World / Crime & Legal

Pussy Riot-linked anti-Kremlin activist seen doing better in German hospital after apparent poisoning in Moscow

Reuters

An anti-Kremlin activist lost his sight, hearing and ability to walk in a suspected poisoning last week but is doing better since he arrived in Berlin for treatment, two friends said Sunday.

Pyotr Verzilov, publisher of a Russian online news outlet and affiliated with the anti-Kremlin band Pussy Riot, arrived in Berlin from Moscow late Saturday on a medical transport plane, the managing director of the Berlin-based Cinema for Peace human rights group, Jaka Bizilj, said. The group paid for the transport, and Bizilj said that Russia had been “cooperative” in the matter.

Photographs taken by Bizilj at Berlin’s Schoenefeld airport showed Verzilov on a stretcher, his eyes closed, as he was being transferred to an ambulance.

Verzilov, 30, became ill after attending a court hearing in Moscow on Tuesday and later suffered seizures while in an ambulance en route to a hospital in Moscow, Bizilj said in a news release.

“He’s better. Everything is okay,” Pussy Riot member Veronika Nikulshina said Sunday from Verzilov’s hospital room in Berlin. “The doctors here are great.” She made no further comment.

Verzilov was being treated at the Charite hospital in the German capital, according to a source. The hospital declined comment.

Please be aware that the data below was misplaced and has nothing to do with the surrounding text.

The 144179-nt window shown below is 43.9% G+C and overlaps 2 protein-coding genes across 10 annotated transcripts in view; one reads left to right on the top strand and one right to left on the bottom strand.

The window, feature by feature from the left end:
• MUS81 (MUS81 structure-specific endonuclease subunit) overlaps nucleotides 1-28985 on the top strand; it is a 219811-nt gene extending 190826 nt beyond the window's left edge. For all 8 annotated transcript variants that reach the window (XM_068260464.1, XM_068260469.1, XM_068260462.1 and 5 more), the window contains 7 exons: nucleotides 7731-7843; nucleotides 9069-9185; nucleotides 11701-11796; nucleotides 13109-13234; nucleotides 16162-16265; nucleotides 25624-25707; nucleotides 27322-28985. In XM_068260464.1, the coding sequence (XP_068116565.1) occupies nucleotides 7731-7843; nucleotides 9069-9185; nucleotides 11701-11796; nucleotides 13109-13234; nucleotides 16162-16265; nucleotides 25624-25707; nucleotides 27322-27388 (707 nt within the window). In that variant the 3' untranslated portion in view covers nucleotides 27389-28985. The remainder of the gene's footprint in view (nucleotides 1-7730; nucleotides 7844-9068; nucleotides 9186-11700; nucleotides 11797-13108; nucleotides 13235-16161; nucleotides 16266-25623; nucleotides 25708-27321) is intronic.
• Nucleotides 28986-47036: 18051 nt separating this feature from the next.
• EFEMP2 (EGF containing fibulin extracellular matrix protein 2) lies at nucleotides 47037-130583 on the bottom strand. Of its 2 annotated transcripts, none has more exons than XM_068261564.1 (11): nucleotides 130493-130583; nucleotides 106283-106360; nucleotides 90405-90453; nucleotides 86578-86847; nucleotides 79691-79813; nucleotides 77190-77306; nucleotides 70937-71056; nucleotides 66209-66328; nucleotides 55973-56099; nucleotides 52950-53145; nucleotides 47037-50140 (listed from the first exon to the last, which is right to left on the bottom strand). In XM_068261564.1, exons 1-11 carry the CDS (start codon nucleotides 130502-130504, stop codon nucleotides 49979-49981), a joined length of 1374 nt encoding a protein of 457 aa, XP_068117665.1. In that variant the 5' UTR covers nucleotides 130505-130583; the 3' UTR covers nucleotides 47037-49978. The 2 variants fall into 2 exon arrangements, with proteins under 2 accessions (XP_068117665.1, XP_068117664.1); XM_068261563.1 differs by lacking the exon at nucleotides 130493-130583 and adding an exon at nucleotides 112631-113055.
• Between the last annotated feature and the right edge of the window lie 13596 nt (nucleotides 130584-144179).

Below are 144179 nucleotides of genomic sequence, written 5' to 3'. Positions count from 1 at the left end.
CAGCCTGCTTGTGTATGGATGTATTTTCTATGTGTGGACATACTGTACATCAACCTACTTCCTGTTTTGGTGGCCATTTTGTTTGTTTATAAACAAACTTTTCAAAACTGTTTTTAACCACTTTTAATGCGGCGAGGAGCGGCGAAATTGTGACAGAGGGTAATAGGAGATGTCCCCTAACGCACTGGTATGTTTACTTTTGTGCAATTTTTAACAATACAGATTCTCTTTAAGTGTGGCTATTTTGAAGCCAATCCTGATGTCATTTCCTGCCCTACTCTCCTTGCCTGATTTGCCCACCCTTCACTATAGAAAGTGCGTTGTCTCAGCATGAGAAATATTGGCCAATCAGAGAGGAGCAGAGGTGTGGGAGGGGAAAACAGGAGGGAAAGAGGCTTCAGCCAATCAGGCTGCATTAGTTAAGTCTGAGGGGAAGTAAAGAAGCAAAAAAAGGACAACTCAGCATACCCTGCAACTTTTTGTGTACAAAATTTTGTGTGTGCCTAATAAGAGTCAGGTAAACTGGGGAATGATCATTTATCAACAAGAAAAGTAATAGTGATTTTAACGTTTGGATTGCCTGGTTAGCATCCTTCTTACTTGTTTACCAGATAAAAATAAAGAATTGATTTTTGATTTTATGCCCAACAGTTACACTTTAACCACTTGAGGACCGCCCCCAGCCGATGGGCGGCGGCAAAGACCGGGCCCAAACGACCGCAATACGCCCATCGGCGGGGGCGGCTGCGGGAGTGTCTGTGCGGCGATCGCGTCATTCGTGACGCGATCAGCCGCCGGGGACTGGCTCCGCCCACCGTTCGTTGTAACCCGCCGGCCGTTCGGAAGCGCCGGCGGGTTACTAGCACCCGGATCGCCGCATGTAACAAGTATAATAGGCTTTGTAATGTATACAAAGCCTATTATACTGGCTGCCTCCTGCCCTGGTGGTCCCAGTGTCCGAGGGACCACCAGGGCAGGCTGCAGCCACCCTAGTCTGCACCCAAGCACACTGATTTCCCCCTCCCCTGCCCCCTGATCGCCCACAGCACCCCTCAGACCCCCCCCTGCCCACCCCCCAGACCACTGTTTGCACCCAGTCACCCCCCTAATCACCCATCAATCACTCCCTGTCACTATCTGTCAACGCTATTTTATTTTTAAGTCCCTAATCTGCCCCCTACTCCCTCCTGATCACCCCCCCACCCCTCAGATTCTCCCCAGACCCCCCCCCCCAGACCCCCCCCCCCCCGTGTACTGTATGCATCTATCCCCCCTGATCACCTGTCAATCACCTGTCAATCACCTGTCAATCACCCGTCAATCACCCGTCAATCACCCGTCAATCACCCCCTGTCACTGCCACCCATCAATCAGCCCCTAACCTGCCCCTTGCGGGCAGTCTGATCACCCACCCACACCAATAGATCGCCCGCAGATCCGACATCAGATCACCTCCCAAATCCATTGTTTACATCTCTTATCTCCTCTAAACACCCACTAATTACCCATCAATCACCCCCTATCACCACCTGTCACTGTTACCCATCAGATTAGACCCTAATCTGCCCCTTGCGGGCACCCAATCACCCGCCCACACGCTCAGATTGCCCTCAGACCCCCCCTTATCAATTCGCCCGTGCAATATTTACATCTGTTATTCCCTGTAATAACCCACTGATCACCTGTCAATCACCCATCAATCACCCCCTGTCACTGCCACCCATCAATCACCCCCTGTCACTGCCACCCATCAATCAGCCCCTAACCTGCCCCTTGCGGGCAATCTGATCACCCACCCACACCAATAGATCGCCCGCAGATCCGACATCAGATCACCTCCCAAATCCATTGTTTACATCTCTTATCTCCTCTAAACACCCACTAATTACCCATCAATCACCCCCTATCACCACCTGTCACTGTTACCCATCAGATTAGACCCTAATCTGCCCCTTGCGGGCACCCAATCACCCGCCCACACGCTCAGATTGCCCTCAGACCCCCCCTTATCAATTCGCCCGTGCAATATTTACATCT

German newspaper Bild, which first reported Verzilov’s arrival, on Saturday quoted family members as saying he had lost his sight, his ability to speak and his ability to walk.

Nadezhda Tolokonnikova, Verzilov’s wife and a Pussy Riot member, told the newspaper she believed he was poisoned. “I believe that he was poisoned intentionally, and that it was an attempt to intimidate him or kill him,” she said.

Nikulshina told the BBC that a friend of Verzilov’s father would treat him.

Bizilj said Verzilov had both Russian and Canadian citizenship. .

The Canadian government said it was monitoring the situation closely and was seeking more information.

“Canada is concerned by the situation of Canadian citizen Pyotr Verzilov. Our officials have been in contact with Mr. Verzilov’s family, and stand ready to provide further consular assistance,” a spokesperson for Global Affairs Canada said.

The German foreign ministry declined comment, citing Germany’s strict privacy laws.

Verzilov is publisher of Mediazona, a Russian online news outlet that focuses on human rights violations inside Russia’s penal system. He staged a brief pitch invasion during the soccer World Cup final in Moscow in July along with three women affiliated with Pussy Riot.

It was not clear if the medical transfer was discussed at a meeting Friday between German Foreign Minister Heiko Maas and Russian Foreign Minister Sergey Lavrov.

Pussy Riot came to prominence in 2012 when its members were jailed for staging a protest against Russian President Vladimir Putin in a Russian Orthodox cathedral in Moscow. The group has since become a symbol of anti-Kremlin protest action.